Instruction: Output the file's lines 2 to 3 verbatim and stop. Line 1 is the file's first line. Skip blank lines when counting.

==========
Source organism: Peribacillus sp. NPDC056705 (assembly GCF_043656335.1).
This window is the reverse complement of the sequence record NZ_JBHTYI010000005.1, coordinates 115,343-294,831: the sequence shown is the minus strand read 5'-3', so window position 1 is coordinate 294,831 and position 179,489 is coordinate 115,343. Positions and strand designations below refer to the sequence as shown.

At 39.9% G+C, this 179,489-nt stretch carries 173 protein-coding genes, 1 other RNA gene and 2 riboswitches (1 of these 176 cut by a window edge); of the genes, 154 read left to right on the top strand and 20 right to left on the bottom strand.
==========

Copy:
This window is the reverse complement of the sequence record NZ_JBHTYI010000005.1, coordinates 115,343-294,831: the sequence shown is the minus strand read 5'-3', so window position 1 is coordinate 294,831 and position 179,489 is coordinate 115,343. Positions and strand designations below refer to the sequence as shown.

At 39.9% G+C, this 179,489-nt stretch carries 173 protein-coding genes, 1 other RNA gene and 2 riboswitches (1 of these 176 cut by a window edge); of the genes, 154 read left to right on the top strand and 20 right to left on the bottom strand.